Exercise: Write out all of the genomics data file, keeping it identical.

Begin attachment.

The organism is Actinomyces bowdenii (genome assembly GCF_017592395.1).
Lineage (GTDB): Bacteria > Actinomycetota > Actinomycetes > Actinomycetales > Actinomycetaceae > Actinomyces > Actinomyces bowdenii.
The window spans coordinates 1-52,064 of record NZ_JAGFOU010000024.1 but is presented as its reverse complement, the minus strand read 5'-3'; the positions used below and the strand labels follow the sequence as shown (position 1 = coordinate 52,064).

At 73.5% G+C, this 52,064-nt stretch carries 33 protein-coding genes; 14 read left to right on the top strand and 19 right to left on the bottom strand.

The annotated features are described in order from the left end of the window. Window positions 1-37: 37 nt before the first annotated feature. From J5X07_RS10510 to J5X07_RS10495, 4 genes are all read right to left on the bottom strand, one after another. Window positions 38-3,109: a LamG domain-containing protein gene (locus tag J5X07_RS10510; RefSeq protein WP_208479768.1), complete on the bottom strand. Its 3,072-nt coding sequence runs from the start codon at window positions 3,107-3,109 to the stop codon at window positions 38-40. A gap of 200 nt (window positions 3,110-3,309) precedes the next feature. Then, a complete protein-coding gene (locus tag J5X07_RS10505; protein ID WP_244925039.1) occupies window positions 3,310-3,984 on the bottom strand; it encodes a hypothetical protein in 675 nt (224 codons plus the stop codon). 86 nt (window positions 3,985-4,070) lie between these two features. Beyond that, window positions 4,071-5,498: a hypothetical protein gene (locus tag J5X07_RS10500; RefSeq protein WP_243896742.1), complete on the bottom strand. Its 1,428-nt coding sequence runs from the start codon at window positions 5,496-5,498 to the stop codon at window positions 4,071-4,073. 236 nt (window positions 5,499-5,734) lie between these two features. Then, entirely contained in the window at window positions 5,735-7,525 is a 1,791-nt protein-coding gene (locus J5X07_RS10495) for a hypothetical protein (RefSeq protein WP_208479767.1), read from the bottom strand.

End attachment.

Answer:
The organism is Actinomyces bowdenii (genome assembly GCF_017592395.1).
Lineage (GTDB): Bacteria > Actinomycetota > Actinomycetes > Actinomycetales > Actinomycetaceae > Actinomyces > Actinomyces bowdenii.
The window spans coordinates 1-52,064 of record NZ_JAGFOU010000024.1 but is presented as its reverse complement, the minus strand read 5'-3'; the positions used below and the strand labels follow the sequence as shown (position 1 = coordinate 52,064).

At 73.5% G+C, this 52,064-nt stretch carries 33 protein-coding genes; 14 read left to right on the top strand and 19 right to left on the bottom strand.

The annotated features are described in order from the left end of the window. Window positions 1-37: 37 nt before the first annotated feature. From J5X07_RS10510 to J5X07_RS10495, 4 genes are all read right to left on the bottom strand, one after another. Window positions 38-3,109: a LamG domain-containing protein gene (locus tag J5X07_RS10510; RefSeq protein WP_208479768.1), complete on the bottom strand. Its 3,072-nt coding sequence runs from the start codon at window positions 3,107-3,109 to the stop codon at window positions 38-40. A gap of 200 nt (window positions 3,110-3,309) precedes the next feature. Then, a complete protein-coding gene (locus tag J5X07_RS10505; protein ID WP_244925039.1) occupies window positions 3,310-3,984 on the bottom strand; it encodes a hypothetical protein in 675 nt (224 codons plus the stop codon). 86 nt (window positions 3,985-4,070) lie between these two features. Beyond that, window positions 4,071-5,498: a hypothetical protein gene (locus tag J5X07_RS10500; RefSeq protein WP_243896742.1), complete on the bottom strand. Its 1,428-nt coding sequence runs from the start codon at window positions 5,496-5,498 to the stop codon at window positions 4,071-4,073. 236 nt (window positions 5,499-5,734) lie between these two features. Then, entirely contained in the window at window positions 5,735-7,525 is a 1,791-nt protein-coding gene (locus J5X07_RS10495) for a hypothetical protein (RefSeq protein WP_208479767.1), read from the bottom strand.